THERE was a guy visiting named John, who revealed in two short sentences his huge respect for Chris Wells and his team at BMV Engineering in Yandina, Queensland, where old sheet metal is transformed into gobsmacking rides of astonishing quality. “Chris does beautiful work,” John said. “I visit him to get inspired!”

BMV’s big tin shed, in a line of four similar sheds hidden away in an industrial estate, isn’t remarkable. Out at the driveway fence a small sign with the business’s name is easy to miss, but parked across from the front, you might find a rusty 1930s Chrysler, or the bones of a Model A or two.

Inside, parked high on the mezzanine floor – above the beam roller and guillotine, English roller and clean-as-a-whistle lathe – are two bodyshells waiting for work: a Plymouth Barracuda and red VG Valiant coupe. Beneath that is where Craig Walters and Darryl Wells (father of Chris and a coachbuilder by trade) work long hours at the welding and fabrication benches. Apprentice Jesse Wilkins must often think he is working in an automotive-art heaven, for towards the back, behind an Art Morrison-chassis Corvette high on a hoist, sits the incredibly clean, hand-fabricated rails and tubes of a red-painted F-truck chassis.

This one has taken a full year to create, complete with Wells-designed five-link rear, a full set of tube A-arms up front with airbag suspension, rack-and-pinion steering and huge 24x12 alloys with tyres you wouldn’t believe.

That job came in from another shop after 50 grand had been spent on it. The mill that goes with this amazing creation came in from the States as a 12:1 alcohol engine, its bores so rusty it had to be torn down and rebuilt.

Chris, following in his dad’s trade as a coach and motor body builder, kicked off BMV Engineering seven years ago, specialising in creating way-out street machines such as Jason Behan and Kellie Farraway’s VG Valiant (SM, Jul ’16), plus radically different hot rods that make you wonder how he keeps coming up with all his styling and engineering designs.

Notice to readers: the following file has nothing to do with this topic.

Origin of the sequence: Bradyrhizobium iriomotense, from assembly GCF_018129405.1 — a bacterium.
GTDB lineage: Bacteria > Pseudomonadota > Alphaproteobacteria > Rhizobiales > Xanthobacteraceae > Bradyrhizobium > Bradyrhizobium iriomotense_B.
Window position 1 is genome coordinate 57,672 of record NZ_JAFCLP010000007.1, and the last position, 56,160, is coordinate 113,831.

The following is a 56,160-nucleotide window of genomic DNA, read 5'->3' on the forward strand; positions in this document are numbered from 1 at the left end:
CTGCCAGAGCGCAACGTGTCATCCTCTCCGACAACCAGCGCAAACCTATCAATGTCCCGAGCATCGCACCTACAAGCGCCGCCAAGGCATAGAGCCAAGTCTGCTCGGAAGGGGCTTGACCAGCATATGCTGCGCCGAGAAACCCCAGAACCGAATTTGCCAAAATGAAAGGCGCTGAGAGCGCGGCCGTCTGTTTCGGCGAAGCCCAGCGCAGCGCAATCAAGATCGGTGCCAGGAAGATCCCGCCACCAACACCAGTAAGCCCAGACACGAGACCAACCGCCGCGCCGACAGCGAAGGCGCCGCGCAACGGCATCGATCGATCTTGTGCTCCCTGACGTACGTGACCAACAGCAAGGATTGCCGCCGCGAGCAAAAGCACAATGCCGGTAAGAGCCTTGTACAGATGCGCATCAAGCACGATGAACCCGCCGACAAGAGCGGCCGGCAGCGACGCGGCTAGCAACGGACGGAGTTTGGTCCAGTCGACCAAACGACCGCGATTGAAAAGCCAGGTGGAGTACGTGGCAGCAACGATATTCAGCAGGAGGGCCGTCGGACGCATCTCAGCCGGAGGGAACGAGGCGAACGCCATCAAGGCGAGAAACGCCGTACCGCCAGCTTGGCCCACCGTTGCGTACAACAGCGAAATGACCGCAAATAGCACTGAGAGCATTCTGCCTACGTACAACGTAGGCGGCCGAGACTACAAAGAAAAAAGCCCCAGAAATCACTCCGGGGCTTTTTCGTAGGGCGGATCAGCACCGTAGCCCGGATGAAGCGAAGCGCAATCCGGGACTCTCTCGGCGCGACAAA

There’s a lime-green 1939 Willys coupe that once was a four-door sedan with a turtleback, until the crew took to it with a gas axe and totally transformed the body. Alongside is a 1930/31 Model A with a chopped body on a custom full I-beam chassis, fitted out with a five-link rear and a short transverse leaf spring, the engine a 331 Hemi.

These rods and would-be street machines just keep on arriving in through the doors.

“The waiting list is big,” Chris says, “and we go through heaps.” As rare specialists in fabricating custom chassis and radically modifying existing bodywork, they sublet the paintwork, electrical fit-outs and upholstering, so they are not as yet a one-stop-shop. Yet the versatility in what they already do is amazing.

They’ve just tubbed out a fat-wheeled HQ, and finished off an immaculate black 1932 Ford roadster rod with a bent eight topped by triple two-barrels and ram’s-horn exhaust.

Meanwhile, work on a 1946 International seven-seat mail van continues. This thing is certainly different. It’s a big square box of a body with an upright flat ’screen, but until you look under, there’s no way of knowing that this unlikely street machine is sitting on a chassis from a 1983 Chevy truck. With a front wheel off, you can see the traditional BMV-engineered tubular A-arm location for the front suspension, the independent uprights hanging onto a pair of decent-sized discs. The rear axle is located by fabricated links. Up front, neatly fitted into a high-rise engine bay, is 1000hp of 6/71-blown Chrysler Hemi. Told you it was different.

Inside the spacious and as-yet unfinished cab is a simple oblong, flat-steel dashboard carrying a few time-worn International truck instruments with the original ignition key lock.

Then as Chris spins it through almost 180 degrees, a revelation arrives as a full set of the best you can buy in the way of monitoring stuff swings into view. God knows how they did this, but it sure is a neat piece of work.

It’s creating work like this that drives this unique team of craftsmen. Work comes in from all over Queensland, and they often have to take over botched jobs from less skilled builders. “I’m at the stage now where I only want to build high-quality cars you can drive,” Chris says. The result is countless unique finished metal artworks that power out through those big tin doors towards a future as trophy winners in the fierce competition of our street machine scene. s